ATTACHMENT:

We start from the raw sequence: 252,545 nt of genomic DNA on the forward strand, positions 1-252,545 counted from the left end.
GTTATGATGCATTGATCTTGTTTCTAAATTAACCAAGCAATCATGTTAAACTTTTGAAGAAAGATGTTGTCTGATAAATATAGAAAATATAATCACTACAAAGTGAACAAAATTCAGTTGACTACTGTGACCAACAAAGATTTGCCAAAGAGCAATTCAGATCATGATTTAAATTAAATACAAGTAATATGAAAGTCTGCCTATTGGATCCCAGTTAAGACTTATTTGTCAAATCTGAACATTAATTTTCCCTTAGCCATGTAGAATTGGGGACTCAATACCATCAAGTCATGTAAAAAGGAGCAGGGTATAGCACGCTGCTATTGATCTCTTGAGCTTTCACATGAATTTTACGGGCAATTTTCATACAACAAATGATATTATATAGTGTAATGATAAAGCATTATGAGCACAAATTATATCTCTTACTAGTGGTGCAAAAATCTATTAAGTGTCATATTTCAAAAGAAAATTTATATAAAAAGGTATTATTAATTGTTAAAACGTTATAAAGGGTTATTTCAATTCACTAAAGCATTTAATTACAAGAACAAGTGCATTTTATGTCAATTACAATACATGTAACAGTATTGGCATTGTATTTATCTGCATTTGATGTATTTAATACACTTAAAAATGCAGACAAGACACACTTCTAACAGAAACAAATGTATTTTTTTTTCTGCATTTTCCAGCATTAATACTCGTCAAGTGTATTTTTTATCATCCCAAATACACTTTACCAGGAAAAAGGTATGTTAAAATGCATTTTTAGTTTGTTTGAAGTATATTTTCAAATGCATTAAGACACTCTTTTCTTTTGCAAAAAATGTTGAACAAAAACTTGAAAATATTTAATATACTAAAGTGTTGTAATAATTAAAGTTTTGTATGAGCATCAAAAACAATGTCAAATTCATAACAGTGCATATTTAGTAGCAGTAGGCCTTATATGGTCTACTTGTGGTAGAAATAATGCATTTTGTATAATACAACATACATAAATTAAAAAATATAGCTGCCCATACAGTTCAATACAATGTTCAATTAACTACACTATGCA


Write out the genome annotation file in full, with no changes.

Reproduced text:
We start from the raw sequence: 252,545 nt of genomic DNA on the forward strand, positions 1-252,545 counted from the left end.
GTTATGATGCATTGATCTTGTTTCTAAATTAACCAAGCAATCATGTTAAACTTTTGAAGAAAGATGTTGTCTGATAAATATAGAAAATATAATCACTACAAAGTGAACAAAATTCAGTTGACTACTGTGACCAACAAAGATTTGCCAAAGAGCAATTCAGATCATGATTTAAATTAAATACAAGTAATATGAAAGTCTGCCTATTGGATCCCAGTTAAGACTTATTTGTCAAATCTGAACATTAATTTTCCCTTAGCCATGTAGAATTGGGGACTCAATACCATCAAGTCATGTAAAAAGGAGCAGGGTATAGCACGCTGCTATTGATCTCTTGAGCTTTCACATGAATTTTACGGGCAATTTTCATACAACAAATGATATTATATAGTGTAATGATAAAGCATTATGAGCACAAATTATATCTCTTACTAGTGGTGCAAAAATCTATTAAGTGTCATATTTCAAAAGAAAATTTATATAAAAAGGTATTATTAATTGTTAAAACGTTATAAAGGGTTATTTCAATTCACTAAAGCATTTAATTACAAGAACAAGTGCATTTTATGTCAATTACAATACATGTAACAGTATTGGCATTGTATTTATCTGCATTTGATGTATTTAATACACTTAAAAATGCAGACAAGACACACTTCTAACAGAAACAAATGTATTTTTTTTTCTGCATTTTCCAGCATTAATACTCGTCAAGTGTATTTTTTATCATCCCAAATACACTTTACCAGGAAAAAGGTATGTTAAAATGCATTTTTAGTTTGTTTGAAGTATATTTTCAAATGCATTAAGACACTCTTTTCTTTTGCAAAAAATGTTGAACAAAAACTTGAAAATATTTAATATACTAAAGTGTTGTAATAATTAAAGTTTTGTATGAGCATCAAAAACAATGTCAAATTCATAACAGTGCATATTTAGTAGCAGTAGGCCTTATATGGTCTACTTGTGGTAGAAATAATGCATTTTGTATAATACAACATACATAAATTAAAAAATATAGCTGCCCATACAGTTCAATACAATGTTCAATTAACTACACTATGCA